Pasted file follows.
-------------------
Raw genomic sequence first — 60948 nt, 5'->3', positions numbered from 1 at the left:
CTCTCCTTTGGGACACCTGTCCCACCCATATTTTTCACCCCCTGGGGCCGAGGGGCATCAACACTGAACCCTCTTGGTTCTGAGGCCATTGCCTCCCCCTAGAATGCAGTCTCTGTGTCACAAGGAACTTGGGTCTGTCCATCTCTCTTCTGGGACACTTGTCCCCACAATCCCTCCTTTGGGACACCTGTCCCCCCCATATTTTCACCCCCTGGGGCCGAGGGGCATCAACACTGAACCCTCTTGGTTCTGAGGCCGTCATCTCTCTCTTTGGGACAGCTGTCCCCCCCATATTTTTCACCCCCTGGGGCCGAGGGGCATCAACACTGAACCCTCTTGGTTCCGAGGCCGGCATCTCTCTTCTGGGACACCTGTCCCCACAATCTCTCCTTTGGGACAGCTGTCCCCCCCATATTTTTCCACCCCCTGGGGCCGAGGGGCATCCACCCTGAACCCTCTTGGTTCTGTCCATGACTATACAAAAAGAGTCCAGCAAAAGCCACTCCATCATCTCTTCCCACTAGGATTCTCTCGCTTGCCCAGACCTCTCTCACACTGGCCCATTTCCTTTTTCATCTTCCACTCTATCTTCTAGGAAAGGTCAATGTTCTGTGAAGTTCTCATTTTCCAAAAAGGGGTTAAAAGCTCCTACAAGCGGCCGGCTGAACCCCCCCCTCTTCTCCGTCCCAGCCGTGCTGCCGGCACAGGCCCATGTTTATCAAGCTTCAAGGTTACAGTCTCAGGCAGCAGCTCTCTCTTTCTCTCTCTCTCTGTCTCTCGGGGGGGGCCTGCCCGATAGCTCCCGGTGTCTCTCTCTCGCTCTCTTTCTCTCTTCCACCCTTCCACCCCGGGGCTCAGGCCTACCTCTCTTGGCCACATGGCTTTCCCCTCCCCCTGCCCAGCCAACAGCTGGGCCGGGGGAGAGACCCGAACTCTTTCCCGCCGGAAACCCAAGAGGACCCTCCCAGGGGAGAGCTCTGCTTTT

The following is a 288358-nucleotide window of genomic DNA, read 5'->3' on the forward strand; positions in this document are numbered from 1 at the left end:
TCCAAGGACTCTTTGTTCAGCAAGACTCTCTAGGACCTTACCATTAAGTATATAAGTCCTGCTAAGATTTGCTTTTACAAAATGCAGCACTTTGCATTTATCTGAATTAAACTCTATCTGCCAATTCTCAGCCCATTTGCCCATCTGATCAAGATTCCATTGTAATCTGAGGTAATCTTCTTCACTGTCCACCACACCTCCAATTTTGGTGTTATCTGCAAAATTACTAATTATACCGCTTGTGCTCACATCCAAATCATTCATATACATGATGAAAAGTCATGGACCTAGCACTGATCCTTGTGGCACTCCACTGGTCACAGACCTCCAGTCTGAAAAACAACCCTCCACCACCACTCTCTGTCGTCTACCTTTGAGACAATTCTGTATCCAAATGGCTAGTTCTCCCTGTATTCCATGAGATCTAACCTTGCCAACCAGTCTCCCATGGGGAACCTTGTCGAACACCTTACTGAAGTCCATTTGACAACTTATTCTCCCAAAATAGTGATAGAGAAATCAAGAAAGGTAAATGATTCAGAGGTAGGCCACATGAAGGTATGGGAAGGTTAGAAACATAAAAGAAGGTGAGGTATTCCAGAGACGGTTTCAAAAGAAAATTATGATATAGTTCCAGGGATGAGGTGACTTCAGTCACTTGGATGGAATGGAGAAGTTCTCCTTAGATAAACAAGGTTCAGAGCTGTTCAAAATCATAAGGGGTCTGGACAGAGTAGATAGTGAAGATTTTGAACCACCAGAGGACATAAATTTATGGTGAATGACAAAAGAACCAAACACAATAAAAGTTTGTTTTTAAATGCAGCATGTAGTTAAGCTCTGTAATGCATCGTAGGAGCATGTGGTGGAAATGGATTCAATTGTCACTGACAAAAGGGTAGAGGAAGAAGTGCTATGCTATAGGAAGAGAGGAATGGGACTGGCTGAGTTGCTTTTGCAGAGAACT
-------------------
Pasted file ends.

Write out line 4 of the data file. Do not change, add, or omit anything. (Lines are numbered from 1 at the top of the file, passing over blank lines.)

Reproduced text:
TCCAAGGACTCTTTGTTCAGCAAGACTCTCTAGGACCTTACCATTAAGTATATAAGTCCTGCTAAGATTTGCTTTTACAAAATGCAGCACTTTGCATTTATCTGAATTAAACTCTATCTGCCAATTCTCAGCCCATTTGCCCATCTGATCAAGATTCCATTGTAATCTGAGGTAATCTTCTTCACTGTCCACCACACCTCCAATTTTGGTGTTATCTGCAAAATTACTAATTATACCGCTTGTGCTCACATCCAAATCATTCATATACATGATGAAAAGTCATGGACCTAGCACTGATCCTTGTGGCACTCCACTGGTCACAGACCTCCAGTCTGAAAAACAACCCTCCACCACCACTCTCTGTCGTCTACCTTTGAGACAATTCTGTATCCAAATGGCTAGTTCTCCCTGTATTCCATGAGATCTAACCTTGCCAACCAGTCTCCCATGGGGAACCTTGTCGAACACCTTACTGAAGTCCATTTGACAACTTATTCTCCCAAAATAGTGATAGAGAAATCAAGAAAGGTAAATGATTCAGAGGTAGGCCACATGAAGGTATGGGAAGGTTAGAAACATAAAAGAAGGTGAGGTATTCCAGAGACGGTTTCAAAAGAAAATTATGATATAGTTCCAGGGATGAGGTGACTTCAGTCACTTGGATGGAATGGAGAAGTTCTCCTTAGATAAACAAGGTTCAGAGCTGTTCAAAATCATAAGGGGTCTGGACAGAGTAGATAGTGAAGATTTTGAACCACCAGAGGACATAAATTTATGGTGAATGACAAAAGAACCAAACACAATAAAAGTTTGTTTTTAAATGCAGCATGTAGTTAAGCTCTGTAATGCATCGTAGGAGCATGTGGTGGAAATGGATTCAATTGTCACTGACAAAAGGGTAGAGGAAGAAGTGCTATGCTATAGGAAGAGAGGAATGGGACTGGCTGAGTTGCTTTTGCAGAGAACT